Spend the day in airports waiting on planes. That's what the Jays did on Monday, flying back from Connecticut, where they beat UConn in an NCAA quarterfinal on Sunday. They'll turn around and fly to Hoover, Ala., on Wednesday for Friday's College Cup game with Indiana.

That's fine with them. This unlikely ride has become magical. The Jays made the College Cup a year ago but returned only three players from that squad. The biggest returnee was head coach Elmar Bolowich, who is making his sixth College Cup appearance, including four (and one national title) with North Carolina.

I sent Coach Elmar a text on Monday asking where this accomplishment ranked in his career and he responded, “Right up there.” I'll have more on Creighton futbol later this week.

» I would rather watch Oklahoma vs. Florida. But I have no problem with Northern Illinois making a BCS bowl. If any league champ shouldn't be in, it's the Big East.

» Looks like the rumors are true: Iowa is contemplating moving the Nebraska game to Saturday in the future. Doesn't Nebraska have a say in this? This illustrates how Huskers and Hawkeyes see things differently. Iowa A.D. Gary Barta told that some Hawk fans complained about getting from Thanksgiving at home to a game the next day. Husker fans have no problem grabbing a turkey leg to go on the way to the stadium, especially if it means a national TV game.

» I didn't think the Chiefs should have played on Sunday, but I'm an outsider. The team and organization knew what they wanted to do. Romeo Crennel, wow. I have so much respect for the man. It's hard to even talk about his future, and General Manager Scott Pioli, after what they've been through. Owner Clark Hunt has a really, really hard job coming up.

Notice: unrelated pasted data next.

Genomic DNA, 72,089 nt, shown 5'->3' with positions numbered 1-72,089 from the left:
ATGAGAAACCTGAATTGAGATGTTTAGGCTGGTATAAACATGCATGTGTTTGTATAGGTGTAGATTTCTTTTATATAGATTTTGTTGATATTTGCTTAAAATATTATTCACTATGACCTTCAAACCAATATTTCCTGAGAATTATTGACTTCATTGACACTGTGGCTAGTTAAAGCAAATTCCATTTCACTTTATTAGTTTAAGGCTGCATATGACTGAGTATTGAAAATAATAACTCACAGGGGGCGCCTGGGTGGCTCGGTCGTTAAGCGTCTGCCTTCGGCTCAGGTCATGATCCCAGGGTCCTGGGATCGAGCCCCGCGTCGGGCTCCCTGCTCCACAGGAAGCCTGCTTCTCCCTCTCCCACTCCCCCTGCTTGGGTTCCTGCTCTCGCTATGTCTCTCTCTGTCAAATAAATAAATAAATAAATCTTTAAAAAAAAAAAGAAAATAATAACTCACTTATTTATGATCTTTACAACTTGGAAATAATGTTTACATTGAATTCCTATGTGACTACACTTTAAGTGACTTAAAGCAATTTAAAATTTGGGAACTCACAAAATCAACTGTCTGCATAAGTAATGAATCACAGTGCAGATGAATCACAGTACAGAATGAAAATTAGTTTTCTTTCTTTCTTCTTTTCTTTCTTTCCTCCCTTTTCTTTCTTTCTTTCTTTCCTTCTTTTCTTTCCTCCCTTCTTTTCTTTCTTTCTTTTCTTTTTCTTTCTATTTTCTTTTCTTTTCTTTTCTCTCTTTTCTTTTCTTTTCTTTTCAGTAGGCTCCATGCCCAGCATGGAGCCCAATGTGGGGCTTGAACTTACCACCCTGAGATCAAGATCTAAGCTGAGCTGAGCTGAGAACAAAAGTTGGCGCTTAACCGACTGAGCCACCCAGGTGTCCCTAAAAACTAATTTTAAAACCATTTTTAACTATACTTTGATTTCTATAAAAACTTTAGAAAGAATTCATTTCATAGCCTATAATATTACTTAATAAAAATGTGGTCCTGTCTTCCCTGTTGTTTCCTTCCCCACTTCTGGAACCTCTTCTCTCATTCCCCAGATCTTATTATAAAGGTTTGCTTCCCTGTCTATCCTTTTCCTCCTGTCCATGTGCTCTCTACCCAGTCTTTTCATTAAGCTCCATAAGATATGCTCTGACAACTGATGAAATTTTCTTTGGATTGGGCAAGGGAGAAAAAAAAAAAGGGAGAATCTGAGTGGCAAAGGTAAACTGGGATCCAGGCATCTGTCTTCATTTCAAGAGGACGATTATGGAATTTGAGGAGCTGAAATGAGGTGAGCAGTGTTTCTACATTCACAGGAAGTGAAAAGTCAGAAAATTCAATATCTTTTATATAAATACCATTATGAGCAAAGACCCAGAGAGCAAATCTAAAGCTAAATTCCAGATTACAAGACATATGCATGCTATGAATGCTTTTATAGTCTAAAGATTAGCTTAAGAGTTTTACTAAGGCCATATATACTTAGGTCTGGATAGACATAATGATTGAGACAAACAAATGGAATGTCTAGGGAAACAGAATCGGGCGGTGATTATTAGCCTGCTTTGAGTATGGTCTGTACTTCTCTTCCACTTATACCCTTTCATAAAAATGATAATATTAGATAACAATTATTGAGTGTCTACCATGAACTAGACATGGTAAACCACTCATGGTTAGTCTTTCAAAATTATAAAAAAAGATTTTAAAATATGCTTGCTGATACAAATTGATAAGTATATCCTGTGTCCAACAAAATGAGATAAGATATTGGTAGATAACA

» Shout-out to Morningside College quarterback Joel Nixon, from Wakefield, Neb., who led his team to the NAIA championship game Dec. 13 against Marian U. Nixon, a former wide receiver in his first season at quarterback, went 22 for 34 for 335 yards passing and four touchdowns in the semifinal win over St. Xavier. Very cool.

» One more and I'm outta here: Please join me next Tuesday, Dec. 11, at the Omaha Press Club when Greg Sharpe, the voice of Nebraska football and baseball, will be the guest speaker at lunch. Program starts at noon. I will take your questions and pretend to know the answers.

Contact the writer:


Contact the writer: Tom Shatel    |   402-444-1025    |  

Tom Shatel is a sports columnist who covers the city, regional and state scene.